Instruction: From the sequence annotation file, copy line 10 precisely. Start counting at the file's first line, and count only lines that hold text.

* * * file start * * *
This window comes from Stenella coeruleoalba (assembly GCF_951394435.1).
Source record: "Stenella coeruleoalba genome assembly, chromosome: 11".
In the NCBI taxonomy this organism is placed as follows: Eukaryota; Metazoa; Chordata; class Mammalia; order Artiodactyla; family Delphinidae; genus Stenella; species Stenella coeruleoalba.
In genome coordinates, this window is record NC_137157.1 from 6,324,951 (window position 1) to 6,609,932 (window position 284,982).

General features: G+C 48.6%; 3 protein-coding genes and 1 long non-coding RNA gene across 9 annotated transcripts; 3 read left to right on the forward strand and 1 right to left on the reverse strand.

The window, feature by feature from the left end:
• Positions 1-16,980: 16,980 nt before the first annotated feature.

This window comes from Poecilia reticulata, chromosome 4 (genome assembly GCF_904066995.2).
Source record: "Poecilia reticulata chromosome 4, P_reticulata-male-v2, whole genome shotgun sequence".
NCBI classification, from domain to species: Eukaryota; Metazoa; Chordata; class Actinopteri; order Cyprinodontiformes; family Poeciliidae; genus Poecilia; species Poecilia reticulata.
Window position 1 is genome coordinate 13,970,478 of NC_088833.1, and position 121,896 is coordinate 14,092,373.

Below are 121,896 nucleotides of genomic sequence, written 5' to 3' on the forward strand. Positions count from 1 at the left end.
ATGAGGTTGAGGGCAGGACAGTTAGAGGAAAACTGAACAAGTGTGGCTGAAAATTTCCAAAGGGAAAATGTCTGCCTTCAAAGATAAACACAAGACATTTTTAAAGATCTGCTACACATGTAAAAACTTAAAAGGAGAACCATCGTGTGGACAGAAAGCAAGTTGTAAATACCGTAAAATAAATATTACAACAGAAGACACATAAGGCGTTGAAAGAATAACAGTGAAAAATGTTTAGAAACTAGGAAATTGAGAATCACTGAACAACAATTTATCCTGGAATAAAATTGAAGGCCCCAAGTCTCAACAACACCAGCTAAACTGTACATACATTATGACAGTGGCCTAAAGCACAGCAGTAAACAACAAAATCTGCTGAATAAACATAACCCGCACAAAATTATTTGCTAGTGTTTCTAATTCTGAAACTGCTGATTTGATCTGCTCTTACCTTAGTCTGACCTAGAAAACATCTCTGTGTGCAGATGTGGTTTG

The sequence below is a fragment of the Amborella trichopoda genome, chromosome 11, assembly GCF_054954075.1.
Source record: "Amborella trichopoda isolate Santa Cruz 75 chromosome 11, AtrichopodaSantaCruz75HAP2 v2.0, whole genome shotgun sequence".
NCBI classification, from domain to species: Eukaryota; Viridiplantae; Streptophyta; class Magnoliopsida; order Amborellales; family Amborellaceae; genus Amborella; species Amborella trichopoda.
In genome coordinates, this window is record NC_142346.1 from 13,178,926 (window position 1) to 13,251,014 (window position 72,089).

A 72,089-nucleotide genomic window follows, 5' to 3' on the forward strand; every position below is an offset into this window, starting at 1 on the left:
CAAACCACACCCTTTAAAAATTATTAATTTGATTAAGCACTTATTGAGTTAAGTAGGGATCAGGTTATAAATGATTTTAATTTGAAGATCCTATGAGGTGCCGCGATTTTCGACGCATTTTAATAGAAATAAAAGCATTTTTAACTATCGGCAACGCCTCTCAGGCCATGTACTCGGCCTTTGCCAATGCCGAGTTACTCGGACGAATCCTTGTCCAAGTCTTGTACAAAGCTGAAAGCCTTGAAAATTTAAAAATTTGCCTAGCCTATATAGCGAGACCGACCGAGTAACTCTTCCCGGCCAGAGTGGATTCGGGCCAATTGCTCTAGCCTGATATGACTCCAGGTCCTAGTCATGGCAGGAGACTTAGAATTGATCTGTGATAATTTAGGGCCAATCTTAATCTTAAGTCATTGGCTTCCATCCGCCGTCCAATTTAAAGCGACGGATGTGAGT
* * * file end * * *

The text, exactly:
NCBI classification, from domain to species: Eukaryota; Metazoa; Chordata; class Actinopteri; order Cyprinodontiformes; family Poeciliidae; genus Poecilia; species Poecilia reticulata.